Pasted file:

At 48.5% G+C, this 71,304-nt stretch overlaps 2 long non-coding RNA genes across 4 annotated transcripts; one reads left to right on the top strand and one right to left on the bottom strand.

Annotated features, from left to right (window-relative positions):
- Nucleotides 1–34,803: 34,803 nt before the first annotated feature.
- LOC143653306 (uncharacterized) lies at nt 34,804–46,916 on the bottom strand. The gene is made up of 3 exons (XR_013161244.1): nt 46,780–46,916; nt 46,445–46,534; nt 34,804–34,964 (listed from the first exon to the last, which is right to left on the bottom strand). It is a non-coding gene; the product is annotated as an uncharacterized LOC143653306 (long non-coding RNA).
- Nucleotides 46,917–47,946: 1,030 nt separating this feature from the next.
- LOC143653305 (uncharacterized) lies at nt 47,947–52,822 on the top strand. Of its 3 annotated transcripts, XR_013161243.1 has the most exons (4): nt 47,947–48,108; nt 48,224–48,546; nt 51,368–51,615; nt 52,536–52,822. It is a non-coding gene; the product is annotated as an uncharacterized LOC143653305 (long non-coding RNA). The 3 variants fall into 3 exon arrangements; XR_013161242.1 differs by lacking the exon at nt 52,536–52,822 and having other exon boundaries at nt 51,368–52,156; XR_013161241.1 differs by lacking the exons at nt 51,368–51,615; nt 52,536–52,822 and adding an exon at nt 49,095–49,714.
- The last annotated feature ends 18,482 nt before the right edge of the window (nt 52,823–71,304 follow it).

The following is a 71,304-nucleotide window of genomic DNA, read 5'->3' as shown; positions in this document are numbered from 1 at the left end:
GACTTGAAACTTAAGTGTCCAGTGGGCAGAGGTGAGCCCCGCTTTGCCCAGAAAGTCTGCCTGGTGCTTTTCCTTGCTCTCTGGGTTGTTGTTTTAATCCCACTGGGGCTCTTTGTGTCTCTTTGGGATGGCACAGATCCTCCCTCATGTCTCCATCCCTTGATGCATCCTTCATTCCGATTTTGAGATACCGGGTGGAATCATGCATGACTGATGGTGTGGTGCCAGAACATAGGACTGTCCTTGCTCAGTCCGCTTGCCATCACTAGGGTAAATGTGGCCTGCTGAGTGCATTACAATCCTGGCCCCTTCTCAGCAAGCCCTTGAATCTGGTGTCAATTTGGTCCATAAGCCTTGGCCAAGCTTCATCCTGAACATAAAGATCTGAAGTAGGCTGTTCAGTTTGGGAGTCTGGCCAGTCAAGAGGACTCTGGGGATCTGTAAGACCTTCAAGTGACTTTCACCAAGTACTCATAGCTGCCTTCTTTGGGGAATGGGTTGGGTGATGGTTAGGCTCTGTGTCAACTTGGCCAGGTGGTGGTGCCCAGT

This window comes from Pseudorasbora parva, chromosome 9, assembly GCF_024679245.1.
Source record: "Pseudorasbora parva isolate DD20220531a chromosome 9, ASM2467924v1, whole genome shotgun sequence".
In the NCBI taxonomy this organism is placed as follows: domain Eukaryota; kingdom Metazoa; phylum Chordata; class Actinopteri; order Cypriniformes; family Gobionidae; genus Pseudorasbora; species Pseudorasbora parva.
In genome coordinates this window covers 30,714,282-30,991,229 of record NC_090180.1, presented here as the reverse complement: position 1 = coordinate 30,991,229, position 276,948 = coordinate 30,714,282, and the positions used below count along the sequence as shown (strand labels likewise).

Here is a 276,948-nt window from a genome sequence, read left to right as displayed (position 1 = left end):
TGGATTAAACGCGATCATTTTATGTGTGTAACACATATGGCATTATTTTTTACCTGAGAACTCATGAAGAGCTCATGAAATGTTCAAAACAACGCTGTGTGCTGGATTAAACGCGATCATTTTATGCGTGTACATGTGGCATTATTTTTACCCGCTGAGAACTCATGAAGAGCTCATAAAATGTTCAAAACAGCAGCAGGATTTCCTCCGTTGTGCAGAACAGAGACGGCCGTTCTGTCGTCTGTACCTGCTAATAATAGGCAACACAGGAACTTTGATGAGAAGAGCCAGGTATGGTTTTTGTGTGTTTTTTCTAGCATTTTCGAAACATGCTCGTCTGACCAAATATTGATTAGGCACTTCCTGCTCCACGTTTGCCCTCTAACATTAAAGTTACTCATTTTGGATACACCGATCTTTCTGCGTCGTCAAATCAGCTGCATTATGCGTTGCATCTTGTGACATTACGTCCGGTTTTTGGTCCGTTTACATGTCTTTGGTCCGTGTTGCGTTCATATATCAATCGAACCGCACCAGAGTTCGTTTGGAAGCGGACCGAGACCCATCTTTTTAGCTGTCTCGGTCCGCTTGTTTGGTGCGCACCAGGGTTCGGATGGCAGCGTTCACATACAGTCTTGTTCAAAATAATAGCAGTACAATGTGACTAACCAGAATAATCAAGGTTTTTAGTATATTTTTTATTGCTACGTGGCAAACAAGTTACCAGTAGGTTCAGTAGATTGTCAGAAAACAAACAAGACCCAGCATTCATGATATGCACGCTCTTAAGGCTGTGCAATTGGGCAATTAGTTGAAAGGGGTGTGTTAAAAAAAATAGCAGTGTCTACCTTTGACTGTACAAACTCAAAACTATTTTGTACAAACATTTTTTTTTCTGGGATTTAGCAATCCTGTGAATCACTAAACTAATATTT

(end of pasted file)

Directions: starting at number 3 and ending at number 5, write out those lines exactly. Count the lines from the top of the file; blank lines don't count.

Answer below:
- Nucleotides 1–34,803: 34,803 nt before the first annotated feature.
- LOC143653306 (uncharacterized) lies at nt 34,804–46,916 on the bottom strand. The gene is made up of 3 exons (XR_013161244.1): nt 46,780–46,916; nt 46,445–46,534; nt 34,804–34,964 (listed from the first exon to the last, which is right to left on the bottom strand). It is a non-coding gene; the product is annotated as an uncharacterized LOC143653306 (long non-coding RNA).
- Nucleotides 46,917–47,946: 1,030 nt separating this feature from the next.